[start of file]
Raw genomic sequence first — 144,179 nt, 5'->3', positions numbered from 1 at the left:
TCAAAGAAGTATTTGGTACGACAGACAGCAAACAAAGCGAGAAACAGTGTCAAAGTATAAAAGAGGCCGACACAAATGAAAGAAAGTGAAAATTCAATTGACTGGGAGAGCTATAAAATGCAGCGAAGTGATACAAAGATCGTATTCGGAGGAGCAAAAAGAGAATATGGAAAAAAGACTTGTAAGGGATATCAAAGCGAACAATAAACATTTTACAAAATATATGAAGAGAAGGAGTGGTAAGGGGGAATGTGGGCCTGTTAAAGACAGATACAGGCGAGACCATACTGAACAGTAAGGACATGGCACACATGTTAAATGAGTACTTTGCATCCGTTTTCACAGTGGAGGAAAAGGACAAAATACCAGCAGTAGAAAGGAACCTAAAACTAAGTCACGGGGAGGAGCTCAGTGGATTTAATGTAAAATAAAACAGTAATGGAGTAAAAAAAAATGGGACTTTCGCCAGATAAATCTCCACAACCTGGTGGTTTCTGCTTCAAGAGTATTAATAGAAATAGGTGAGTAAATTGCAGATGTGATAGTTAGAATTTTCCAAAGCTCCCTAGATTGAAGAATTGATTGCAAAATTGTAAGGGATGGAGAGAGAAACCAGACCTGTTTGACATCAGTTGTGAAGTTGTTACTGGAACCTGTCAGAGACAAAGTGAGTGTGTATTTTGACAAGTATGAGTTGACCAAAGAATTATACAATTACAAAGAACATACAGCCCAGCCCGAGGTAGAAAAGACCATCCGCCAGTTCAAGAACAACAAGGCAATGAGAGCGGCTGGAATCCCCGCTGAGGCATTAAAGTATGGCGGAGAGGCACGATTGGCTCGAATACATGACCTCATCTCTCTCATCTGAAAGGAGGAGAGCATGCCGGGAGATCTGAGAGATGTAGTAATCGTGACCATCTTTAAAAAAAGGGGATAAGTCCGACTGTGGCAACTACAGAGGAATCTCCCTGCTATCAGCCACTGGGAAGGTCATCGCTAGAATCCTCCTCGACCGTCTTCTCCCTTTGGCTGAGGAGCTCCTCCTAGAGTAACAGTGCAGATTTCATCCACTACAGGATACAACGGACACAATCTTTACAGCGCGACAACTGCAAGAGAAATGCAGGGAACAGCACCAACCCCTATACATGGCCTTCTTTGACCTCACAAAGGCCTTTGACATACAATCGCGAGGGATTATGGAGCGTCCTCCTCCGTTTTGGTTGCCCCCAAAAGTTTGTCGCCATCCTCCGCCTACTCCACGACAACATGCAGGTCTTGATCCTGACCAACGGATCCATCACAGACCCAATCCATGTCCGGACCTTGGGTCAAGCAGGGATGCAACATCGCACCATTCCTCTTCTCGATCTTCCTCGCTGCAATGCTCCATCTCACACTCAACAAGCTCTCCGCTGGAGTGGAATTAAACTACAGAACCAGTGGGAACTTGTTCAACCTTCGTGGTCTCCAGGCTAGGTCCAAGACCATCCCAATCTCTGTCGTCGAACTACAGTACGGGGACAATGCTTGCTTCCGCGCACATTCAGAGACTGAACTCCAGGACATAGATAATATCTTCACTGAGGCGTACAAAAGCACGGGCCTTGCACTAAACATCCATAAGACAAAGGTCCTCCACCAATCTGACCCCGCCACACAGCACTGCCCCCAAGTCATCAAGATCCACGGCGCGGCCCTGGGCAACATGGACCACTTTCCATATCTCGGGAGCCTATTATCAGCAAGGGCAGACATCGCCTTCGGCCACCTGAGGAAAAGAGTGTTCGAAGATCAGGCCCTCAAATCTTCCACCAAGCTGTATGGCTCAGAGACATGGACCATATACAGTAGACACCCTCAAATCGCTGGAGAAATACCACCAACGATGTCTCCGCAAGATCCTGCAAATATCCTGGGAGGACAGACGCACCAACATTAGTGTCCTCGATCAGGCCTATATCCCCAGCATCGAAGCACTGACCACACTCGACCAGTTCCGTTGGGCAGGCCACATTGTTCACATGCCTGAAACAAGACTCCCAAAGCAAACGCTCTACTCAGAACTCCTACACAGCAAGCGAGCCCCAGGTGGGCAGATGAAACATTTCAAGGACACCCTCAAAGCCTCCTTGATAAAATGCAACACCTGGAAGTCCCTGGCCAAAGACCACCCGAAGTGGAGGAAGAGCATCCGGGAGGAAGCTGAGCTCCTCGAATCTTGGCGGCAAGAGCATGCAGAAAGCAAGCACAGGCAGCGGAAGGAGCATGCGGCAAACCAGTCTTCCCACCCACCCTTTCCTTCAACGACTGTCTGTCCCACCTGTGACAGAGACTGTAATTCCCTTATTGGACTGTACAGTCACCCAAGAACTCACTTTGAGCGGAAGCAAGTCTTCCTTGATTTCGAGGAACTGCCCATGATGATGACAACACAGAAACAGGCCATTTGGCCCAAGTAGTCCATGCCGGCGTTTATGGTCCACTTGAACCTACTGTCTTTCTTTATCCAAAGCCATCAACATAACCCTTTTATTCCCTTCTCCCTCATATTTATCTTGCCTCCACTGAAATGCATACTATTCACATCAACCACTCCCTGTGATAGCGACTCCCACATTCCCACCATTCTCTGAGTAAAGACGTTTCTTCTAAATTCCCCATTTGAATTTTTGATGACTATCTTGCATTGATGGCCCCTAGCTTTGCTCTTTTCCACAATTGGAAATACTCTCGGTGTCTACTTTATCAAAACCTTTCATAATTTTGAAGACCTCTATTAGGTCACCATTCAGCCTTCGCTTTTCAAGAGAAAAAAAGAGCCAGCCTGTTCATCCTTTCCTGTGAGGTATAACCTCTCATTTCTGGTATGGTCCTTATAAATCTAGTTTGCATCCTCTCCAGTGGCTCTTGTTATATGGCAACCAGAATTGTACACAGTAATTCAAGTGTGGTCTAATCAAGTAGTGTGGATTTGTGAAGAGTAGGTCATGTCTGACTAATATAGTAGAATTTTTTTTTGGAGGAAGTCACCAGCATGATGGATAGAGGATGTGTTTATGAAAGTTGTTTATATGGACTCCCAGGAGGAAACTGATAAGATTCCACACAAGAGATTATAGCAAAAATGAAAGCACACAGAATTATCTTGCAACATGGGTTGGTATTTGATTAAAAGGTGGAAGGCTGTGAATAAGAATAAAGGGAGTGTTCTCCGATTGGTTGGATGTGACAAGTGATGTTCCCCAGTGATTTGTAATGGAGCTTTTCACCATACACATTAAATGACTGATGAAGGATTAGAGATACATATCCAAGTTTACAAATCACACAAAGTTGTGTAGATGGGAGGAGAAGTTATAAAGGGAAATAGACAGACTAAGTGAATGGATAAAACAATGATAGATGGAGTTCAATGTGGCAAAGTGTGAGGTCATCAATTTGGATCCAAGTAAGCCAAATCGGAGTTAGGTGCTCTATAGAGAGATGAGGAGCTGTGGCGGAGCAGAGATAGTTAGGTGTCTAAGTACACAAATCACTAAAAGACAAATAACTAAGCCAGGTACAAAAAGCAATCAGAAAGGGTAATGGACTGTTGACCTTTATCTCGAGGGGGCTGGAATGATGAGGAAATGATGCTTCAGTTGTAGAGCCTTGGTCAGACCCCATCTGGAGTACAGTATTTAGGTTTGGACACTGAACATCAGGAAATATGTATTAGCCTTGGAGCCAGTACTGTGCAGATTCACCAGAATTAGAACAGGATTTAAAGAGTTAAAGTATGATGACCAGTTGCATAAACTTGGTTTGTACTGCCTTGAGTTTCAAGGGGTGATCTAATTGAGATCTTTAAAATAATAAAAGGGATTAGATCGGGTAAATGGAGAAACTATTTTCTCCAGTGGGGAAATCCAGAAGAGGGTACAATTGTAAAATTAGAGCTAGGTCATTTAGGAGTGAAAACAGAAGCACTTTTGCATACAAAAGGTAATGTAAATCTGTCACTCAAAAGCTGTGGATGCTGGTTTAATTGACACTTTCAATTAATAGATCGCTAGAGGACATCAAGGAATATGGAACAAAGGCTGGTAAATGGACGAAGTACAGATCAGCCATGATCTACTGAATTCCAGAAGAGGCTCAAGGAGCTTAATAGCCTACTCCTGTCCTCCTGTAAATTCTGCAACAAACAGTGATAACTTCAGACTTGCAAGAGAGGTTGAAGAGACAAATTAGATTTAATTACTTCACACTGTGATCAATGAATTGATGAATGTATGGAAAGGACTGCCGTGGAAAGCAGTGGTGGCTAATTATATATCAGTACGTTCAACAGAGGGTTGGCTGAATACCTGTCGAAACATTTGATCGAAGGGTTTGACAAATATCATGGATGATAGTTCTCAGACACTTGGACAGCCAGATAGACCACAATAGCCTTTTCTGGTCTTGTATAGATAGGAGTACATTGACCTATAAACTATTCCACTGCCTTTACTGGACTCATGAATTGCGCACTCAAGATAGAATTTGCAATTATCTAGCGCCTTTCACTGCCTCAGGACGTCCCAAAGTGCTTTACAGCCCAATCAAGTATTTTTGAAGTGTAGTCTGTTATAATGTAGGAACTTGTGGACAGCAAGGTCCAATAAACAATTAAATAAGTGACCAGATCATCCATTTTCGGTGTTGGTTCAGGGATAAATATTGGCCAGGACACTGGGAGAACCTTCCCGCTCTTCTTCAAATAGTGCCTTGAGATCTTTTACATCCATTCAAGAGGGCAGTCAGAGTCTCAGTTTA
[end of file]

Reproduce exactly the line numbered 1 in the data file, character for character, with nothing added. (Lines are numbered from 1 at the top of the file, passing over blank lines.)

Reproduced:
Raw genomic sequence first — 144,179 nt, 5'->3', positions numbered from 1 at the left: